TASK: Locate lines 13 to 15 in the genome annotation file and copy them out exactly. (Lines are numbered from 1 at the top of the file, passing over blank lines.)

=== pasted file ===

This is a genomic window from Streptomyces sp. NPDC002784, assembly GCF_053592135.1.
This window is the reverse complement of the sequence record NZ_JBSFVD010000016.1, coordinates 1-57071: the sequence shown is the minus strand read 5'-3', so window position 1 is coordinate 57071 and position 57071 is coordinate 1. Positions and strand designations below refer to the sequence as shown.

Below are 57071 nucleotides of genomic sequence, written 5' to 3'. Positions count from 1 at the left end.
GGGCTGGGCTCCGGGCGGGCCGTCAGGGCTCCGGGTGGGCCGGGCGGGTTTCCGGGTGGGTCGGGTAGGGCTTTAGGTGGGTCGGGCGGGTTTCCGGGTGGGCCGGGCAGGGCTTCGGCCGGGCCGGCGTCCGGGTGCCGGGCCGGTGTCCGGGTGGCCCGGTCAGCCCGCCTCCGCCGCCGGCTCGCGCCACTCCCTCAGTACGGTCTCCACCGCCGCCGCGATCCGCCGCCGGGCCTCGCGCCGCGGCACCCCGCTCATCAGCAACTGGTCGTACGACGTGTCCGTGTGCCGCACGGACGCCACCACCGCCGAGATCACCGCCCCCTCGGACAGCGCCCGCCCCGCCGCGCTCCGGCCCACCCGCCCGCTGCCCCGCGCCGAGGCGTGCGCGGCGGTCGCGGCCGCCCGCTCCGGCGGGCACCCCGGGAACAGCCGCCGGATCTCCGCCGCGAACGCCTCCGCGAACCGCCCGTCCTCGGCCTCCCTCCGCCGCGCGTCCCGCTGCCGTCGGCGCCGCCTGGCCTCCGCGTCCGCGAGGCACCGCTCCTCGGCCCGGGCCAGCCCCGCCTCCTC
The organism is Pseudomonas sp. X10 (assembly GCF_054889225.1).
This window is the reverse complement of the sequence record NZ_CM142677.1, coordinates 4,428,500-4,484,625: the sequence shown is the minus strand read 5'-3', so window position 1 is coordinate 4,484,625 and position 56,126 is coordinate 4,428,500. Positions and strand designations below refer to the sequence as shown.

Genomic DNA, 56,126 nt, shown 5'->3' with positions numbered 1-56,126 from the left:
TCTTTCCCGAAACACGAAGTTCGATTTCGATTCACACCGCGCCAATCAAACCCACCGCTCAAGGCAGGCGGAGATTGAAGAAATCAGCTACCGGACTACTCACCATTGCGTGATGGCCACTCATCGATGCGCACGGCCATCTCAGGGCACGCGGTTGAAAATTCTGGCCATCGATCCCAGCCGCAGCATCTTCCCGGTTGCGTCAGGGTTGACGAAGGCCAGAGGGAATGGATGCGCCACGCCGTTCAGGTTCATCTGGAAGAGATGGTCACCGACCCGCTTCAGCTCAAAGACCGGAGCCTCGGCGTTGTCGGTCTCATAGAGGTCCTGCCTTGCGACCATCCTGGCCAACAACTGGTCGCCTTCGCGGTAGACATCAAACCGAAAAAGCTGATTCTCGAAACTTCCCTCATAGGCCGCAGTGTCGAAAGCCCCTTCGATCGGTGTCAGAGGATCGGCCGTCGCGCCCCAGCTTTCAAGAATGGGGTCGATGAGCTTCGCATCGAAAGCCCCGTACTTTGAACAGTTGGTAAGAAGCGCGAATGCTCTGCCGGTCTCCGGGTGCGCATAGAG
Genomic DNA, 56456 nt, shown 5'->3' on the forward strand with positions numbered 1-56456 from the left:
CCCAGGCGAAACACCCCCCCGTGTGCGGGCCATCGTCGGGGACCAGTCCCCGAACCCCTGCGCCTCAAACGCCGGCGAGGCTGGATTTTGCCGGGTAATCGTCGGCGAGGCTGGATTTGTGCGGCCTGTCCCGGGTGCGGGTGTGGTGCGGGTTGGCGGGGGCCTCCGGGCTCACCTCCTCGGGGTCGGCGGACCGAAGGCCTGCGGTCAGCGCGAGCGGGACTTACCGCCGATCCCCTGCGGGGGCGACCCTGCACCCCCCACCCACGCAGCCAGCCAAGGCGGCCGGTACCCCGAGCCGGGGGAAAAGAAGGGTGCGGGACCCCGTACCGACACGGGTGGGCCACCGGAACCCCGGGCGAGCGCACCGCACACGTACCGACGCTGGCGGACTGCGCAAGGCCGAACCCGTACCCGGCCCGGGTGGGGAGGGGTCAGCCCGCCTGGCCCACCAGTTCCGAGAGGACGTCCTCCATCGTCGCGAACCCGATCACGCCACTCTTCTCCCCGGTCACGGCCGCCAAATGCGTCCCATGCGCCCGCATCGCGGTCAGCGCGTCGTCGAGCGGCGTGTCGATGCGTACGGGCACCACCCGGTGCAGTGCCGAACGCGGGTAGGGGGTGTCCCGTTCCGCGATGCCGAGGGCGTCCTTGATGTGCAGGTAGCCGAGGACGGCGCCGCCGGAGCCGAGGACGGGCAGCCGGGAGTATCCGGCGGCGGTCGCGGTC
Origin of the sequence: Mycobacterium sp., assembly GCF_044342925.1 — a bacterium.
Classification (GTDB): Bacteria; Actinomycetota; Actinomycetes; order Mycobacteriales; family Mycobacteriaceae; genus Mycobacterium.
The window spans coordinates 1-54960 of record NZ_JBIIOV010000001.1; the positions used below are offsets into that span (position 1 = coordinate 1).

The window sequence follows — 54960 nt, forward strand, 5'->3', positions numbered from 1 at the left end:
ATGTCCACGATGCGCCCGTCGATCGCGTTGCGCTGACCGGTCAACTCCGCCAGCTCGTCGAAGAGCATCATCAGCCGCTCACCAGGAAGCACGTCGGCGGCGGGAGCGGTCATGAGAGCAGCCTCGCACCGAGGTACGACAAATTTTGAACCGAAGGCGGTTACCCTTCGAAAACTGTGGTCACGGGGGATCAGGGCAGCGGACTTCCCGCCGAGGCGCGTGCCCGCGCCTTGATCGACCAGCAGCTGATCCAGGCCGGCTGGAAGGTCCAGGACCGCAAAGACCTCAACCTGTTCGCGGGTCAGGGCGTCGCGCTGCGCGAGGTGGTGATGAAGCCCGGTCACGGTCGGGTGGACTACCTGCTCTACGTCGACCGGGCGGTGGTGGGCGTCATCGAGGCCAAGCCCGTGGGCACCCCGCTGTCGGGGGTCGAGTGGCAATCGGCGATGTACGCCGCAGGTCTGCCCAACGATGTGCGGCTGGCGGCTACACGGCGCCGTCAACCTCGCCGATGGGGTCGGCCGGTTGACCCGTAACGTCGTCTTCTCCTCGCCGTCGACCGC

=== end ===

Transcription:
The window spans coordinates 1-54960 of record NZ_JBIIOV010000001.1; the positions used below are offsets into that span (position 1 = coordinate 1).

The window sequence follows — 54960 nt, forward strand, 5'->3', positions numbered from 1 at the left end:
ATGTCCACGATGCGCCCGTCGATCGCGTTGCGCTGACCGGTCAACTCCGCCAGCTCGTCGAAGAGCATCATCAGCCGCTCACCAGGAAGCACGTCGGCGGCGGGAGCGGTCATGAGAGCAGCCTCGCACCGAGGTACGACAAATTTTGAACCGAAGGCGGTTACCCTTCGAAAACTGTGGTCACGGGGGATCAGGGCAGCGGACTTCCCGCCGAGGCGCGTGCCCGCGCCTTGATCGACCAGCAGCTGATCCAGGCCGGCTGGAAGGTCCAGGACCGCAAAGACCTCAACCTGTTCGCGGGTCAGGGCGTCGCGCTGCGCGAGGTGGTGATGAAGCCCGGTCACGGTCGGGTGGACTACCTGCTCTACGTCGACCGGGCGGTGGTGGGCGTCATCGAGGCCAAGCCCGTGGGCACCCCGCTGTCGGGGGTCGAGTGGCAATCGGCGATGTACGCCGCAGGTCTGCCCAACGATGTGCGGCTGGCGGCTACACGGCGCCGTCAACCTCGCCGATGGGGTCGGCCGGTTGACCCGTAACGTCGTCTTCTCCTCGCCGTCGACCGC